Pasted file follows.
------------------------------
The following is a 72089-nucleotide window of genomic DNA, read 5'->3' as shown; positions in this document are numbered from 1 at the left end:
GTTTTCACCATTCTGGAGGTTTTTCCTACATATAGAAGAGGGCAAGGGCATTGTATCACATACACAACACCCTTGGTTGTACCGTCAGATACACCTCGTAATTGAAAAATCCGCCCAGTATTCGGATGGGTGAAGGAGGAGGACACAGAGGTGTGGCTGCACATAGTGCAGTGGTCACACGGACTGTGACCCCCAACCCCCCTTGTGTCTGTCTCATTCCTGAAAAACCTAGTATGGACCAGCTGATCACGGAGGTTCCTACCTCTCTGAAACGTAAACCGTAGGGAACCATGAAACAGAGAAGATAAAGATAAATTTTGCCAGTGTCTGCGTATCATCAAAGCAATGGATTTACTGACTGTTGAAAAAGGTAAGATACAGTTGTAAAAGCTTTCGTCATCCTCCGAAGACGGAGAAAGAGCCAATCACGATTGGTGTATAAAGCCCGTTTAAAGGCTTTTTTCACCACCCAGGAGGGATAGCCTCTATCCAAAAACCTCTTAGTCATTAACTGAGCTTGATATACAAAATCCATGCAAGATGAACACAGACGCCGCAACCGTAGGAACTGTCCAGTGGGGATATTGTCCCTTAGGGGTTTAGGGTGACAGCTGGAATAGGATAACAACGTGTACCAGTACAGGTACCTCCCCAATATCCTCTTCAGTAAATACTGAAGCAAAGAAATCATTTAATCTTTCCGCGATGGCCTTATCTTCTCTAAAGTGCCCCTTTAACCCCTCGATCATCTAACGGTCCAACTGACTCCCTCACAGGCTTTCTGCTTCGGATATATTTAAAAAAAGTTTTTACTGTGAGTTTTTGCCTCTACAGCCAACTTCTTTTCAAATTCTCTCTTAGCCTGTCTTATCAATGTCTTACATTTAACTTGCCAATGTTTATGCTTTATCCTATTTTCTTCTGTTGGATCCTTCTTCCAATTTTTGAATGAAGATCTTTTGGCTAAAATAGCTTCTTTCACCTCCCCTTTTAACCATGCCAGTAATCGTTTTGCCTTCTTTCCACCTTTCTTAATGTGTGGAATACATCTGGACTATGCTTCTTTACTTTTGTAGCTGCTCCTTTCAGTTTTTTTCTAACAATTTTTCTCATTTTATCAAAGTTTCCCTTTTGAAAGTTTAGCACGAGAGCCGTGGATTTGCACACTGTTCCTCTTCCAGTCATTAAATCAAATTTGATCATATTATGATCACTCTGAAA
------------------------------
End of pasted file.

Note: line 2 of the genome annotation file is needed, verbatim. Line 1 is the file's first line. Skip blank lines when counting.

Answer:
GTTTTCACCATTCTGGAGGTTTTTCCTACATATAGAAGAGGGCAAGGGCATTGTATCACATACACAACACCCTTGGTTGTACCGTCAGATACACCTCGTAATTGAAAAATCCGCCCAGTATTCGGATGGGTGAAGGAGGAGGACACAGAGGTGTGGCTGCACATAGTGCAGTGGTCACACGGACTGTGACCCCCAACCCCCCTTGTGTCTGTCTCATTCCTGAAAAACCTAGTATGGACCAGCTGATCACGGAGGTTCCTACCTCTCTGAAACGTAAACCGTAGGGAACCATGAAACAGAGAAGATAAAGATAAATTTTGCCAGTGTCTGCGTATCATCAAAGCAATGGATTTACTGACTGTTGAAAAAGGTAAGATACAGTTGTAAAAGCTTTCGTCATCCTCCGAAGACGGAGAAAGAGCCAATCACGATTGGTGTATAAAGCCCGTTTAAAGGCTTTTTTCACCACCCAGGAGGGATAGCCTCTATCCAAAAACCTCTTAGTCATTAACTGAGCTTGATATACAAAATCCATGCAAGATGAACACAGACGCCGCAACCGTAGGAACTGTCCAGTGGGGATATTGTCCCTTAGGGGTTTAGGGTGACAGCTGGAATAGGATAACAACGTGTACCAGTACAGGTACCTCCCCAATATCCTCTTCAGTAAATACTGAAGCAAAGAAATCATTTAATCTTTCCGCGATGGCCTTATCTTCTCTAAAGTGCCCCTTTAACCCCTCGATCATCTAACGGTCCAACTGACTCCCTCACAGGCTTTCTGCTTCGGATATATTTAAAAAAAGTTTTTACTGTGAGTTTTTGCCTCTACAGCCAACTTCTTTTCAAATTCTCTCTTAGCCTGTCTTATCAATGTCTTACATTTAACTTGCCAATGTTTATGCTTTATCCTATTTTCTTCTGTTGGATCCTTCTTCCAATTTTTGAATGAAGATCTTTTGGCTAAAATAGCTTCTTTCACCTCCCCTTTTAACCATGCCAGTAATCGTTTTGCCTTCTTTCCACCTTTCTTAATGTGTGGAATACATCTGGACTATGCTTCTTTACTTTTGTAGCTGCTCCTTTCAGTTTTTTTCTAACAATTTTTCTCATTTTATCAAAGTTTCCCTTTTGAAAGTTTAGCACGAGAGCCGTGGATTTGCACACTGTTCCTCTTCCAGTCATTAAATCAAATTTGATCATATTATGATCACTCTGAAA